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Buddhism Religion in the East Asian Societies Essay


Buddhism is a combination of a religion and a way of life made up of a range of thinking, practices, and customs. Even though Buddhism was initially adopted from India, the East Asians are more associated with the religion. Buddhism is more prevalent in China and Korea than it is in India today. However, the Buddhism practice in Korea and China are different. This is mainly because each country accepted Buddhism into their culture under different circumstances and in variant ways.

This paper explores an argument whether Buddhism was a change for better or worse for the East Asian societies and concludes that even though Buddhism created a lot of discomfort during the period of introduction, it eventually made significant moral contributions to the current East Asian cultures and immensely influenced the way of thinking in these countries enforcing analytical approach to the causes and reasons of human sufferings.

The adoption of Buddhism

Definitely, the introduction of the new religious views in the East Asian countries resulted in a new dispensation in their cultural beliefs. The adoption of Buddhism was the main factor that led to the social interaction between China and Korea. Of course, through these religious interactions, many other changes happened. Each side adopted cultural practices from the opposite side. Negative sides of this adoption were the oppression the previous beliefs and the pervasive new practices forced on the societies.

To oppose with this fact, Buddhism may be viewed as a progressive practice that resulted in some positive changes. The argument against this opinion is that this change was held in a revolutionary way, instead of evolutionary one. It is true that all East Asian societies fought against Buddhism in the beginning as it was a completely new set of rules for them. Yet, gradually, China and Korea accepted Buddhism through blending it with their local spiritual faiths and moral beliefs.

The adoption of Buddhism brought a lot of progress to the lands of China and Korea (De Bary and Lufrano 145). Stimulating profound self-searching and focus on one’s own inner world Buddhism brought out a completely new dimension to the life of the East Asian societies. Buddhist teachings focused on the development of inner self, working out a stable set of moral behaviors introduced East Asian people to the new system of values and priorities.

Obstacles Buddhism Faced in China

Buddhism was derived from India before it spread to the Eastern countries. It first stretched to China, and then to Korea (De Bary and Lufrano 140). Buddhism is supposed to have arrived in China by 100 C.E. (De Bary and Lufrano 142). As a result, it can be deduced that the faith was first brought in when Buddhist adherents from India visited China (De Bary and Lufrano 142). From China, Buddhism spread further across Korea.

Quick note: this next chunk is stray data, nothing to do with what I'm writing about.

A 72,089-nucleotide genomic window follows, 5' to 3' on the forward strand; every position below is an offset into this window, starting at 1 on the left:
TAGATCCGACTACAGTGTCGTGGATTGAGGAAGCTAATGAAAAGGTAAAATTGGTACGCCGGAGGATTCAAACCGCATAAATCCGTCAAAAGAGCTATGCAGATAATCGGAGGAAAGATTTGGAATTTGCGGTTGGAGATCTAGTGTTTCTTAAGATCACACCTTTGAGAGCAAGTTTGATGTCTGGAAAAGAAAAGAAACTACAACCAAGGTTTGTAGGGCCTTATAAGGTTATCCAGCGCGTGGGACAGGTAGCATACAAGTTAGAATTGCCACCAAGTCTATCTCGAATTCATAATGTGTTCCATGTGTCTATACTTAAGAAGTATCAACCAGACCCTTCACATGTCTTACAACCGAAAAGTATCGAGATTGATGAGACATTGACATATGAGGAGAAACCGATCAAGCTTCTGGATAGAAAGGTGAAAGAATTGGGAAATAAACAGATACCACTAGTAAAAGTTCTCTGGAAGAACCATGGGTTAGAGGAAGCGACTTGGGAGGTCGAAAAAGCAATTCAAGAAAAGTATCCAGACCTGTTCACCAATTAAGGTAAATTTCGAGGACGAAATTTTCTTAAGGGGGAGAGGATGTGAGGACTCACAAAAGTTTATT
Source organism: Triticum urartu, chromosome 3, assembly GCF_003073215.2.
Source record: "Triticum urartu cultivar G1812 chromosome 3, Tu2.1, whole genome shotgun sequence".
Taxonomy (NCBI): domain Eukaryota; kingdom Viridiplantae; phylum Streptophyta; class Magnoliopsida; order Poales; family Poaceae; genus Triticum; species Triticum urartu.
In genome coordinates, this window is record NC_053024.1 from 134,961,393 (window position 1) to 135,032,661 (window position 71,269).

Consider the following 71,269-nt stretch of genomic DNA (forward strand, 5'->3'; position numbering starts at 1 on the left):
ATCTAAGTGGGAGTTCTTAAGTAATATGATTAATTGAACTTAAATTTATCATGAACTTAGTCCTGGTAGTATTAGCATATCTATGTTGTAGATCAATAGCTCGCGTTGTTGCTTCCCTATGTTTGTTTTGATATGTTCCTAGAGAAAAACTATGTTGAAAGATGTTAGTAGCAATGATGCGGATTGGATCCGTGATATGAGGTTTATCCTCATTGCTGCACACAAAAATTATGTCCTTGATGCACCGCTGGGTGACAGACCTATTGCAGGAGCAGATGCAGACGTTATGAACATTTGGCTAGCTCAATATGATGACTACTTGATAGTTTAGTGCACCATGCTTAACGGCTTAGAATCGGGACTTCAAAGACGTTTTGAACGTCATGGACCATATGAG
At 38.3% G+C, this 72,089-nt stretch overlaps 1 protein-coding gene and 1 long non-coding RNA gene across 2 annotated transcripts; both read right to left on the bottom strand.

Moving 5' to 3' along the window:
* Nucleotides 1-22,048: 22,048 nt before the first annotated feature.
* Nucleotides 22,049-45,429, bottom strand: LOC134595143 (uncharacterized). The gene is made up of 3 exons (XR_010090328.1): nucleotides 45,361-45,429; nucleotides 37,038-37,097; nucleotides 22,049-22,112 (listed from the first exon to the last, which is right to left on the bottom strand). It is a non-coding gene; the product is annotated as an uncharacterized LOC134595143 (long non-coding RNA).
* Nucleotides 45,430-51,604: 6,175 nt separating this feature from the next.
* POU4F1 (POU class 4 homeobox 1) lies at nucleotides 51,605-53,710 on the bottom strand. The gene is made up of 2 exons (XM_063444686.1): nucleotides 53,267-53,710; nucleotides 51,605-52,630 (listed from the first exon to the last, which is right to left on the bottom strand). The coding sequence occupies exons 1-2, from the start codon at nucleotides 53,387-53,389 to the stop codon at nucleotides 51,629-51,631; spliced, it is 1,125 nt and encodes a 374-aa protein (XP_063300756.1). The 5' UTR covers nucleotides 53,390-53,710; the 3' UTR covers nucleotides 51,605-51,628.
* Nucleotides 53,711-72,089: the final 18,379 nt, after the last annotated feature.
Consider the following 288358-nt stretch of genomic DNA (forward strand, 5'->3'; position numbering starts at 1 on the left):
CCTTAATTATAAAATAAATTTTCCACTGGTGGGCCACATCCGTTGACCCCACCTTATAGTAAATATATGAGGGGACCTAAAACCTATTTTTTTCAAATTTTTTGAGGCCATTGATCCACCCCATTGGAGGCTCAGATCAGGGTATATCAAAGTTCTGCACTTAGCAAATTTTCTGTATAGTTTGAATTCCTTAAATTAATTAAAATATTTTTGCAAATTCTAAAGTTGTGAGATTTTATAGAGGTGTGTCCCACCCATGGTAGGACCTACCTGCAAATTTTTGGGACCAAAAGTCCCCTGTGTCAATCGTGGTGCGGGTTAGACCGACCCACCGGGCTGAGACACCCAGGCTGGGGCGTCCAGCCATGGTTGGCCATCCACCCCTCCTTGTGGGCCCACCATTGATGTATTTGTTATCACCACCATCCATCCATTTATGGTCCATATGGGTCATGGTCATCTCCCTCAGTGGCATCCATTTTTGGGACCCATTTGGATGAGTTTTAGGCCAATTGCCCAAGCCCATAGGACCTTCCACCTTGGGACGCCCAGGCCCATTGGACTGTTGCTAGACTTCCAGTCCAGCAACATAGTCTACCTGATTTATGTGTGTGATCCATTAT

In China, Buddhism was not effortlessly acknowledged for it met resistance with rigid supporters of Confucianism and Daoism (De Bary and Lufrano 120). The ages of violence, torture and fear exhausted the East Asians, they needed someone who “was not fond of killing people” (De Bary and Lufrano 120). Buddhism as an ultimately peaceful religion brought the ideas of love towards all living beings, so one of the main obstacles it faced was the violent lifestyle East Asians were accustomed to at that time.

Besides, when the public attention is too focused on gaining material goods, it is rather complicated to make the society focus on inner happiness that does not derive from any physical or material pleasures. This way, even though the East Asian societies were starving for moral principles and rules, they were not used to following any and this is what served as an obstacle for Buddhism (De Bary and Lufrano 121).

One may argue that this all-loving religion exploited rather oppressive ways to enter the societies. This is true, but compromising also took place during that period. New religion was eventually approved after having established a communal principle, and was well thought-out as one of the 3 Religions amid Confucianism and Daoism (De Bary and Lufrano 123). Yet, it was still not painless for Buddhism to struggle in opposition to the established faiths.

For example, for the conventional and orthodox Chinese, it was hard to comprehend why they had to cut off their hair and obey the rules of these unfamiliar habits. This was one of the necessities for all affiliates of the Buddhist clergy to trim their heads. Nevertheless, it was met with repugnance from the Chinese for they believed that they ought not to damage any parts of their body (De Bary and Lufrano 116). The positive effect was that hair trimming practice helped improve hygiene in the society.

Opposition in Korea

In Korea, Buddhism was initiated by a Chinese monk to each of the three Kingdoms. The first kingdom to adopt Buddhism was Koguryu, followed by Paekche and lastly Silla (De Bary and Lufrano 123). Nonetheless, just like in China, the religion was quickly received even though there was a certain resistance. In Korea, the new religion was first adopted by the rulers and then enforced into the masses.